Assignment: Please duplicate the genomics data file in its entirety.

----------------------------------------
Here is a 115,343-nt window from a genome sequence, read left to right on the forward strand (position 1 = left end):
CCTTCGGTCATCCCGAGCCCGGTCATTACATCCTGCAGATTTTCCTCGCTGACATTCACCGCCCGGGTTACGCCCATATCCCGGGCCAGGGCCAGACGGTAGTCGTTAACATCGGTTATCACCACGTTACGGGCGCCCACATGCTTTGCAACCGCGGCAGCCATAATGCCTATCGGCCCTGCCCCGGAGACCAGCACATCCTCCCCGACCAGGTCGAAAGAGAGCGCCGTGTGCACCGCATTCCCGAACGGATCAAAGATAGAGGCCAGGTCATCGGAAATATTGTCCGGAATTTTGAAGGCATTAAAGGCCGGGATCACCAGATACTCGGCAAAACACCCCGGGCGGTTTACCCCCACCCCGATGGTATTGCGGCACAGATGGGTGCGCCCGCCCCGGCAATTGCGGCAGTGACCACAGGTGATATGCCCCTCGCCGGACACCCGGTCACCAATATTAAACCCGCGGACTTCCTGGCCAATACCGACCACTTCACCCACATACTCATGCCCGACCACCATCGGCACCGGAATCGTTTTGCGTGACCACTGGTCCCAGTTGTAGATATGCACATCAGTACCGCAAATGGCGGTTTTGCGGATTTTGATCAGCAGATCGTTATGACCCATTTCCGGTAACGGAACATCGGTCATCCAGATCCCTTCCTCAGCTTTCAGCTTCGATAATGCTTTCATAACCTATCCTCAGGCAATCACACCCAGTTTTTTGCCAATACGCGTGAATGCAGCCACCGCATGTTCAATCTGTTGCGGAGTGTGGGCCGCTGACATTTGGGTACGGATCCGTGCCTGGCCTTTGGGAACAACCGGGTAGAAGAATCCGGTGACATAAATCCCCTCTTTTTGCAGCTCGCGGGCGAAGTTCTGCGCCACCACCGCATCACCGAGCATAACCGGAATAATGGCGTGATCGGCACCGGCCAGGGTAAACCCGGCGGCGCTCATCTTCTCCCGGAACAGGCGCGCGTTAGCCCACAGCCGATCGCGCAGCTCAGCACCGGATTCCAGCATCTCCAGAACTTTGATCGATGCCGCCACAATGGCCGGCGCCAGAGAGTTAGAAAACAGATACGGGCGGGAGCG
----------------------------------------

Here is a 115,343-nt window from a genome sequence, read left to right on the forward strand (position 1 = left end):
CCTTCGGTCATCCCGAGCCCGGTCATTACATCCTGCAGATTTTCCTCGCTGACATTCACCGCCCGGGTTACGCCCATATCCCGGGCCAGGGCCAGACGGTAGTCGTTAACATCGGTTATCACCACGTTACGGGCGCCCACATGCTTTGCAACCGCGGCAGCCATAATGCCTATCGGCCCTGCCCCGGAGACCAGCACATCCTCCCCGACCAGGTCGAAAGAGAGCGCCGTGTGCACCGCATTCCCGAACGGATCAAAGATAGAGGCCAGGTCATCGGAAATATTGTCCGGAATTTTGAAGGCATTAAAGGCCGGGATCACCAGATACTCGGCAAAACACCCCGGGCGGTTTACCCCCACCCCGATGGTATTGCGGCACAGATGGGTGCGCCCGCCCCGGCAATTGCGGCAGTGACCACAGGTGATATGCCCCTCGCCGGACACCCGGTCACCAATATTAAACCCGCGGACTTCCTGGCCAATACCGACCACTTCACCCACATACTCATGCCCGACCACCATCGGCACCGGAATCGTTTTGCGTGACCACTGGTCCCAGTTGTAGATATGCACATCAGTACCGCAAATGGCGGTTTTGCGGATTTTGATCAGCAGATCGTTATGACCCATTTCCGGTAACGGAACATCGGTCATCCAGATCCCTTCCTCAGCTTTCAGCTTCGATAATGCTTTCATAACCTATCCTCAGGCAATCACACCCAGTTTTTTGCCAATACGCGTGAATGCAGCCACCGCATGTTCAATCTGTTGCGGAGTGTGGGCCGCTGACATTTGGGTACGGATCCGTGCCTGGCCTTTGGGAACAACCGGGTAGAAGAATCCGGTGACATAAATCCCCTCTTTTTGCAGCTCGCGGGCGAAGTTCTGCGCCACCACCGCATCACCGAGCATAACCGGAATAATGGCGTGATCGGCACCGGCCAGGGTAAACCCGGCGGCGCTCATCTTCTCCCGGAACAGGCGCGCGTTAGCCCACAGCCGATCGCGCAGCTCAGCACCGGATTCCAGCATCTCCAGAACTTTGATCGATGCCGCCACAATGGCCGGCGCCAGAGAGTTAGAAAACAGATACGGGCGGGAGCG